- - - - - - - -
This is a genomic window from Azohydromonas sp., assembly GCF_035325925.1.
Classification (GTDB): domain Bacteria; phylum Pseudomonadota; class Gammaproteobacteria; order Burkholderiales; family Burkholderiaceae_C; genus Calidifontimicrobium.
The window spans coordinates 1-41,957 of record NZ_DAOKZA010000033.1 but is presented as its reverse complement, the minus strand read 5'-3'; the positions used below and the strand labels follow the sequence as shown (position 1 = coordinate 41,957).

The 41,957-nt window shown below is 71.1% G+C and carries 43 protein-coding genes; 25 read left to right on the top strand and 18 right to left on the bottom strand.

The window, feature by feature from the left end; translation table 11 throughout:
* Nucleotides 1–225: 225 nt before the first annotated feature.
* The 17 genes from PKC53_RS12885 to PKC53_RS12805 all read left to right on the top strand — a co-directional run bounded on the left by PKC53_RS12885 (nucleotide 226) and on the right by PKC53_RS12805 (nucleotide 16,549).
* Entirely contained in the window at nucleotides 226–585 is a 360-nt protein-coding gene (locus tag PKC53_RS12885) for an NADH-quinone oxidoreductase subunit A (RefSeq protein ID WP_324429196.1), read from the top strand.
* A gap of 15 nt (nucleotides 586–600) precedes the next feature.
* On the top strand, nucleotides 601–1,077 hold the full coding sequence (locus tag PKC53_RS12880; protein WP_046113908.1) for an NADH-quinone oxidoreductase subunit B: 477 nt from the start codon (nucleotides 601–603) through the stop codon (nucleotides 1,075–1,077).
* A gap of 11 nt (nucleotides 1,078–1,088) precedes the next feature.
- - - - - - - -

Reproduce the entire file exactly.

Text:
This is a genomic window from Azohydromonas sp., assembly GCF_035325925.1.
Classification (GTDB): domain Bacteria; phylum Pseudomonadota; class Gammaproteobacteria; order Burkholderiales; family Burkholderiaceae_C; genus Calidifontimicrobium.
The window spans coordinates 1-41,957 of record NZ_DAOKZA010000033.1 but is presented as its reverse complement, the minus strand read 5'-3'; the positions used below and the strand labels follow the sequence as shown (position 1 = coordinate 41,957).

The 41,957-nt window shown below is 71.1% G+C and carries 43 protein-coding genes; 25 read left to right on the top strand and 18 right to left on the bottom strand.

The window, feature by feature from the left end; translation table 11 throughout:
* Nucleotides 1–225: 225 nt before the first annotated feature.
* The 17 genes from PKC53_RS12885 to PKC53_RS12805 all read left to right on the top strand — a co-directional run bounded on the left by PKC53_RS12885 (nucleotide 226) and on the right by PKC53_RS12805 (nucleotide 16,549).
* Entirely contained in the window at nucleotides 226–585 is a 360-nt protein-coding gene (locus tag PKC53_RS12885) for an NADH-quinone oxidoreductase subunit A (RefSeq protein ID WP_324429196.1), read from the top strand.
* A gap of 15 nt (nucleotides 586–600) precedes the next feature.
* On the top strand, nucleotides 601–1,077 hold the full coding sequence (locus tag PKC53_RS12880; protein WP_046113908.1) for an NADH-quinone oxidoreductase subunit B: 477 nt from the start codon (nucleotides 601–603) through the stop codon (nucleotides 1,075–1,077).
* A gap of 11 nt (nucleotides 1,078–1,088) precedes the next feature.